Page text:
TORRANCE — Black businesswomen were encouraged to “dream big” during the sixth annual Black Business Women Rock Conference at the Torrance Marriott Hotel Nov. 17 and 18.
“I got the idea for this conference while I was sitting in my back yard one day, and here I am — on stage,” said Natalyn Randle, the author of “Behind the Scenes to Greatness” and the operator of a home improvement business who felt there was an existing void for black business women and that there should be an event that would allow them to come together.
She encouraged women not to be afraid.
‘’I want you to tap into your power and your quiet time,” Randle said. “If you have an idea for a business, continue to move forward, even if you are afraid. If you go forward now, you’ll get the answer.”
Nearly a thousand women attended the two-day event to gain valuable career advice and learn how to run a successful business.
According to the latest U. S. Census, businesses owned and operated by black women are booming. African-American women have majority ownership in more than 1.5 million businesses nationwide and generate more than $42 billion in sales.
A panel entitled “Business Planning and Development” featured Dion Rambo, owner of Rambo House; Restee Collins, a minister and real estate professional; Gilbert Buchannan of Buchanan Associates; and Mike McGrew, author.
Asked how women can accelerate their businesses, Buchanan responded, “Make sure your business infrastructure is in order. Then you can go out and accelerate yourself. You also need to draw up a capability statement that will highlight the features and benefits of your business. It’s all about making your customers fall in love with you.”
Rambo said Los Angeles is poised to receive a tremendous amount of money that will transform the city with the construction of new rail lines and the influx of sports teams making the city their home.
“There’s about a trillion dollars that is about to come through L.A. in a year,” he said. “That’s why you need to have a capability statement, particularly if you are a vendor. They will look at that paper and make a judgment about your business.”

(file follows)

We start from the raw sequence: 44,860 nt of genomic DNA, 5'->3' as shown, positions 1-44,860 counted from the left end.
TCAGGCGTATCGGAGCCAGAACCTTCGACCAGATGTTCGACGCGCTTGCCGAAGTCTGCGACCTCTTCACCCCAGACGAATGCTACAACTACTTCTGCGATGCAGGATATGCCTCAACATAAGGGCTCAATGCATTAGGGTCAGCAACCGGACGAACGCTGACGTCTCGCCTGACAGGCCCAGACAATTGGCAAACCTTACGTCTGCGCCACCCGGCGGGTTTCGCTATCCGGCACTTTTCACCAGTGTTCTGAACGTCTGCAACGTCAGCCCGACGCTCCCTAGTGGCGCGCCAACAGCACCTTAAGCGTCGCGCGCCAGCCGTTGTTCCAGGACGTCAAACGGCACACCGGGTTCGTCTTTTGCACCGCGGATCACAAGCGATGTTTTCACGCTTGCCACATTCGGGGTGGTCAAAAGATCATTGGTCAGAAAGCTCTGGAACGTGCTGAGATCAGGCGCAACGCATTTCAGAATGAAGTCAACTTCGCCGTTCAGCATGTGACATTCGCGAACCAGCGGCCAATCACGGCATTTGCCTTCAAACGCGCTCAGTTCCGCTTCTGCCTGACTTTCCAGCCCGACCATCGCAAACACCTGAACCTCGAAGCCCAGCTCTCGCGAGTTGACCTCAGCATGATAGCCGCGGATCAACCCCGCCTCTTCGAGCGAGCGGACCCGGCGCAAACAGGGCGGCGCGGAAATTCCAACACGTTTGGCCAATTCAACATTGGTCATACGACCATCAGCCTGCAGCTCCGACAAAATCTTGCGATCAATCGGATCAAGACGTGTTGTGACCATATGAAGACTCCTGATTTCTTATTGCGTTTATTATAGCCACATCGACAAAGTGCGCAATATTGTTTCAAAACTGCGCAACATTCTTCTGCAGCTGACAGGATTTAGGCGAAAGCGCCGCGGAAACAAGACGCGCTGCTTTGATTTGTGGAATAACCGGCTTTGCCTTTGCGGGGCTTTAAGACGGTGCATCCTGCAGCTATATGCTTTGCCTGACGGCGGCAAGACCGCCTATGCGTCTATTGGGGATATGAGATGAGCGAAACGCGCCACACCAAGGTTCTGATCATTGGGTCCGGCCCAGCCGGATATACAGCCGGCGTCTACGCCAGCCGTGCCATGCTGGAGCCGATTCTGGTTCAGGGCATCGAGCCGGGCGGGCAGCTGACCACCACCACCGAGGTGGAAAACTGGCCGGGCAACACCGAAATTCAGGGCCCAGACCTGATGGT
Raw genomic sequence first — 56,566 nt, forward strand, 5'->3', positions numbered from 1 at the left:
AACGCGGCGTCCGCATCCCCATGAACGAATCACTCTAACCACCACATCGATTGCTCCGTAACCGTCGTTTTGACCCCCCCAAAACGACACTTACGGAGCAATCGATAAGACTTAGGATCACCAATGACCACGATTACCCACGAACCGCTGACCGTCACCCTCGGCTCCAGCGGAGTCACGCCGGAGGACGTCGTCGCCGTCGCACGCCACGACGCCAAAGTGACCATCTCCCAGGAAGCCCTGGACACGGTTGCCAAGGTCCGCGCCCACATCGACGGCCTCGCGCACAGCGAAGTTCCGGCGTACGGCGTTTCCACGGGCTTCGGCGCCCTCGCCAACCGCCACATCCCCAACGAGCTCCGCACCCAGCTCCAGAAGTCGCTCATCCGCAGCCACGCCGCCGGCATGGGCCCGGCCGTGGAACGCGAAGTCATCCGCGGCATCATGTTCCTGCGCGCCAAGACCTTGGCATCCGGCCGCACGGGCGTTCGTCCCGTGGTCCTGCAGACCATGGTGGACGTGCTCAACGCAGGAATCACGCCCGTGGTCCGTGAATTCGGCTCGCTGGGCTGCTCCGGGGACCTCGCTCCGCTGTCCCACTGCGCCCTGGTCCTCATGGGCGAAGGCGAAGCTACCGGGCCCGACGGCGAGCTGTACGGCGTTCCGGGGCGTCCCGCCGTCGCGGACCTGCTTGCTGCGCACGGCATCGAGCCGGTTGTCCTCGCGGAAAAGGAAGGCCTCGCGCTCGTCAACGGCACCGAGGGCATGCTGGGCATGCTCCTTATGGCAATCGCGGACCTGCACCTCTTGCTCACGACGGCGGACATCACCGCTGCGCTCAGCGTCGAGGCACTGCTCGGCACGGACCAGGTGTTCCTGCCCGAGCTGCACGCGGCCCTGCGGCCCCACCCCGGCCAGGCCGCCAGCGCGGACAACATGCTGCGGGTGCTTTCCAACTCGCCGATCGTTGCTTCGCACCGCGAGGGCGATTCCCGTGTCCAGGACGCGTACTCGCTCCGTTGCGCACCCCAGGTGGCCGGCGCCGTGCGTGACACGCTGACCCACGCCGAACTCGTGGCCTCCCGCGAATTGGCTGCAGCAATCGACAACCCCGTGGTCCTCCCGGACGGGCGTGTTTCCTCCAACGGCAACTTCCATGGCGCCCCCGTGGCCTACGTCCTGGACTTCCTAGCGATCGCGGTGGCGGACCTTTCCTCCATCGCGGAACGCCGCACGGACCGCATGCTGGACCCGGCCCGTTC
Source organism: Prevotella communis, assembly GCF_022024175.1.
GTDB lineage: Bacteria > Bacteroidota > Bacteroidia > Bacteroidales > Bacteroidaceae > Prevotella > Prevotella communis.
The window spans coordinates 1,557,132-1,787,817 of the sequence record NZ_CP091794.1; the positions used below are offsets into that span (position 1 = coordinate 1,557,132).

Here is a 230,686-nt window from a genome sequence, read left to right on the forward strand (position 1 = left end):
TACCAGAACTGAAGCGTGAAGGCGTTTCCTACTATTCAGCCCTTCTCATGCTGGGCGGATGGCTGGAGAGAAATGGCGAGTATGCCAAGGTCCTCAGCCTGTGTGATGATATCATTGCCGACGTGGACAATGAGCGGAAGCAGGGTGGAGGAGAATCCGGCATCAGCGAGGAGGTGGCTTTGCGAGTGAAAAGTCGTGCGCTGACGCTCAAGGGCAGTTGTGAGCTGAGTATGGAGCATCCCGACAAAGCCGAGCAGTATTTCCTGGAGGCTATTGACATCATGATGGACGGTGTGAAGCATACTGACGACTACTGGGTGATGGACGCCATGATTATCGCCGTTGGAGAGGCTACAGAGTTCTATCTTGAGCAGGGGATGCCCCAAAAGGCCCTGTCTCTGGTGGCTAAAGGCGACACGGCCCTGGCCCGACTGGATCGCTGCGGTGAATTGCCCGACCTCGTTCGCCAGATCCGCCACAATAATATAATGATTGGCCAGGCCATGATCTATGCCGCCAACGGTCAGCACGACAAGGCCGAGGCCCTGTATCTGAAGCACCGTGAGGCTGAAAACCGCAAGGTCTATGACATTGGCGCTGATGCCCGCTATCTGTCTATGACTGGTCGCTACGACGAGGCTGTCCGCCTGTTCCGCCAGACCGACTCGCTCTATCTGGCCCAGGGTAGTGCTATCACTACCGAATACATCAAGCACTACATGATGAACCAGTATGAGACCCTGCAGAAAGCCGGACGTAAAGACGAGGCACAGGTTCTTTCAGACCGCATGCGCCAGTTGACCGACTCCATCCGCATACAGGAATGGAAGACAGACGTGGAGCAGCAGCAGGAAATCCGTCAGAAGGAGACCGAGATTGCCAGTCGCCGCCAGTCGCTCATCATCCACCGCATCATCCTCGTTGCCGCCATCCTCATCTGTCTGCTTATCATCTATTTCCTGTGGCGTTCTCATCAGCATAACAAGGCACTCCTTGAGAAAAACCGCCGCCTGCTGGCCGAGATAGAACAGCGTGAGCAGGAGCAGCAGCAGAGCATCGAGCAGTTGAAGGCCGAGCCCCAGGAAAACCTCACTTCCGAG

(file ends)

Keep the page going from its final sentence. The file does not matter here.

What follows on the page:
“Be confident and make sure you build a strong team of people behind you,” McGrew said. “And be sure to check your ego at the door if you’re running a business.”
Buchanan added that all business owners need to have an elevator pitch that will “open the door” to prospective buyers.
“People aren’t sure what goes into a pitch, but it should tell people who you are and how you can solve a problem. You have to demonstrate that you are the business of choice,” he said.
“You have to have a business plan from day one,” Collins added. “It’s critical to know your market and material.”
Many speakers centered on the mental, spiritual and psychological well-being of black women and urged the importance of self-care.
On a panel entitled “Temple Transformation: Women and Wellness,” moderator Sahsha Campbell Garbutt said, “African-American women are killing themselves. The suicide rate has tripled for black women because we don’t take care of ourselves. We must take better care of our bodies and our minds.”
“We put everyone else ahead of us before we take care of ourselves,” said Patrice Elizabeth Copper, a certified life coach, who also was on the panel.
Keynote speaker Tamika Smith Jones, director of intercollegiate athletics at UC Riverside, said it is important to stay authentic.
“We’re often perceived as the angry black female,” she said. “Don’t let them stereotype you. Be caring, be considerate and be kind — even when you want to cuss and fuss. Be in it to win it.”
“Keep pushing. Connect to the light and stay focused,” Copper said.
Keynote motivational speaker, author and business coach Cheryl Wood paced the stage and observed, “Some of you are moving through your businesses all alone. If you don’t have a tribe, find and create a tribe to help you.”
Pausing, she added, “Life is tough and will gut punch you over and over, but you’ve got to keep pushing, even when it’s hard. You have to have that spirit of persistence and perseverance.”
Wood, who flew in to speak at the conference, said she was working as a legal secretary several years ago making $80,000 a year.
“Something kept tapping me on the shoulder,” she said. “I felt there had to be something more in life.
“Then, in 2009, I heard motivational speaker Tony Robbins. I decided to interrupt my norm and start a T-shirt business called ‘Moms are the Best.’
“I used the money from my job as my solid investor,” she said. “If you want to start a business, create an exit strategy from your job.”
Wood said she was surprised when she received a phone call that would change her life forever.
“Eighteen months later after starting my side business, I got this call. Someone wanted me to teach moms how to start a business. I said ‘Yes.’”
Since then, Wood added, “God has taken me all across the globe to speak. I just returned from India to speak to an organization of business women.” She said she also has spoken at the United Nations and the FBI.
Pausing, she advised the audience, “You are enough. Stop waiting for permission and validation to start your business. Don’t leave your gifts on the table. Just keep showing up and investing in you.”